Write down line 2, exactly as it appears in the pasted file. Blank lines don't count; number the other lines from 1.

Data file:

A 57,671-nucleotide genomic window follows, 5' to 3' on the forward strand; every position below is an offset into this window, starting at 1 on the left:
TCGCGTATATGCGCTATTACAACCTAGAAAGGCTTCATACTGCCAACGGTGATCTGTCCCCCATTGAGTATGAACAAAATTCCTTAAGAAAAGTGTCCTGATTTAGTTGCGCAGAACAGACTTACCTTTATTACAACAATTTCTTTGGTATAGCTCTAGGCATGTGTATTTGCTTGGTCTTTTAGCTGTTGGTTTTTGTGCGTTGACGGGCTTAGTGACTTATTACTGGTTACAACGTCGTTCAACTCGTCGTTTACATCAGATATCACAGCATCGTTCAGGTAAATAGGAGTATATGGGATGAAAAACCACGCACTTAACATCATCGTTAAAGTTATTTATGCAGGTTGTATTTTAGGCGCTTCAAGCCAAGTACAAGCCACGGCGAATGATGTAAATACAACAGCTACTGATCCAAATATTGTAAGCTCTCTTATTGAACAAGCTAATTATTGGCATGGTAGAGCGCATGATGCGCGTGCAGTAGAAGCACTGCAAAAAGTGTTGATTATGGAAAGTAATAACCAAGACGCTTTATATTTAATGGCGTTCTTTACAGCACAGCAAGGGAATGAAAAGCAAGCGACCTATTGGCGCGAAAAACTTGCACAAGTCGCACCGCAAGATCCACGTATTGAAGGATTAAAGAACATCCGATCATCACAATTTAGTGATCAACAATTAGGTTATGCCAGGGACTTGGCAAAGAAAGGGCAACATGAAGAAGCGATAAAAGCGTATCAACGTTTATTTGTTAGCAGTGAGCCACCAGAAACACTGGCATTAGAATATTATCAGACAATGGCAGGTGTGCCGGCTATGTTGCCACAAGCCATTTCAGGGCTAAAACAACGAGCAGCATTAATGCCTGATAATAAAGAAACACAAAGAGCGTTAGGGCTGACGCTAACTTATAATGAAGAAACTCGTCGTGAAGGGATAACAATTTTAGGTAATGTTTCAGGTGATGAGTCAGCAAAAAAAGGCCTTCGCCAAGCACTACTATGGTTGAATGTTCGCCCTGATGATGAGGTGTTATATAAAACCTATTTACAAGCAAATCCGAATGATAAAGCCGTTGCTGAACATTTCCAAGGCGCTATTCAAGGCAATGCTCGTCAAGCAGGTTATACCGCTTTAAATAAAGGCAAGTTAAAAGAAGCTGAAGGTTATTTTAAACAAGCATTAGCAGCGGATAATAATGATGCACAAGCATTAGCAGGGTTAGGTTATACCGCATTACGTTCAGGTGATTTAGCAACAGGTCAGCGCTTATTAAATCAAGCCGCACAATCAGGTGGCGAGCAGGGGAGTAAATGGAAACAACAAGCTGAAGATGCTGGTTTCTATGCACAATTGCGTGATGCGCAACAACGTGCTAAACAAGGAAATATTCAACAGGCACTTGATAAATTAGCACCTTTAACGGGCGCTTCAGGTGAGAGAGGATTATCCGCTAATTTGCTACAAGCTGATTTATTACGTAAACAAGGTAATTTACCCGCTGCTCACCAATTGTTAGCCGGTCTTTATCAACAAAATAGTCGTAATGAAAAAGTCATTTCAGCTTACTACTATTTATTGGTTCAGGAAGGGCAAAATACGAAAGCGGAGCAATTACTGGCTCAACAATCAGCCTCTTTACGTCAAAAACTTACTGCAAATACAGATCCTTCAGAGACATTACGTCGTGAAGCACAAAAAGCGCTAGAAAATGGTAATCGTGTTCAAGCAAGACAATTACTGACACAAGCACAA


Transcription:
TCGCGTATATGCGCTATTACAACCTAGAAAGGCTTCATACTGCCAACGGTGATCTGTCCCCCATTGAGTATGAACAAAATTCCTTAAGAAAAGTGTCCTGATTTAGTTGCGCAGAACAGACTTACCTTTATTACAACAATTTCTTTGGTATAGCTCTAGGCATGTGTATTTGCTTGGTCTTTTAGCTGTTGGTTTTTGTGCGTTGACGGGCTTAGTGACTTATTACTGGTTACAACGTCGTTCAACTCGTCGTTTACATCAGATATCACAGCATCGTTCAGGTAAATAGGAGTATATGGGATGAAAAACCACGCACTTAACATCATCGTTAAAGTTATTTATGCAGGTTGTATTTTAGGCGCTTCAAGCCAAGTACAAGCCACGGCGAATGATGTAAATACAACAGCTACTGATCCAAATATTGTAAGCTCTCTTATTGAACAAGCTAATTATTGGCATGGTAGAGCGCATGATGCGCGTGCAGTAGAAGCACTGCAAAAAGTGTTGATTATGGAAAGTAATAACCAAGACGCTTTATATTTAATGGCGTTCTTTACAGCACAGCAAGGGAATGAAAAGCAAGCGACCTATTGGCGCGAAAAACTTGCACAAGTCGCACCGCAAGATCCACGTATTGAAGGATTAAAGAACATCCGATCATCACAATTTAGTGATCAACAATTAGGTTATGCCAGGGACTTGGCAAAGAAAGGGCAACATGAAGAAGCGATAAAAGCGTATCAACGTTTATTTGTTAGCAGTGAGCCACCAGAAACACTGGCATTAGAATATTATCAGACAATGGCAGGTGTGCCGGCTATGTTGCCACAAGCCATTTCAGGGCTAAAACAACGAGCAGCATTAATGCCTGATAATAAAGAAACACAAAGAGCGTTAGGGCTGACGCTAACTTATAATGAAGAAACTCGTCGTGAAGGGATAACAATTTTAGGTAATGTTTCAGGTGATGAGTCAGCAAAAAAAGGCCTTCGCCAAGCACTACTATGGTTGAATGTTCGCCCTGATGATGAGGTGTTATATAAAACCTATTTACAAGCAAATCCGAATGATAAAGCCGTTGCTGAACATTTCCAAGGCGCTATTCAAGGCAATGCTCGTCAAGCAGGTTATACCGCTTTAAATAAAGGCAAGTTAAAAGAAGCTGAAGGTTATTTTAAACAAGCATTAGCAGCGGATAATAATGATGCACAAGCATTAGCAGGGTTAGGTTATACCGCATTACGTTCAGGTGATTTAGCAACAGGTCAGCGCTTATTAAATCAAGCCGCACAATCAGGTGGCGAGCAGGGGAGTAAATGGAAACAACAAGCTGAAGATGCTGGTTTCTATGCACAATTGCGTGATGCGCAACAACGTGCTAAACAAGGAAATATTCAACAGGCACTTGATAAATTAGCACCTTTAACGGGCGCTTCAGGTGAGAGAGGATTATCCGCTAATTTGCTACAAGCTGATTTATTACGTAAACAAGGTAATTTACCCGCTGCTCACCAATTGTTAGCCGGTCTTTATCAACAAAATAGTCGTAATGAAAAAGTCATTTCAGCTTACTACTATTTATTGGTTCAGGAAGGGCAAAATACGAAAGCGGAGCAATTACTGGCTCAACAATCAGCCTCTTTACGTCAAAAACTTACTGCAAATACAGATCCTTCAGAGACATTACGTCGTGAAGCACAAAAAGCGCTAGAAAATGGTAATCGTGTTCAAGCAAGACAATTACTGACACAAGCACAA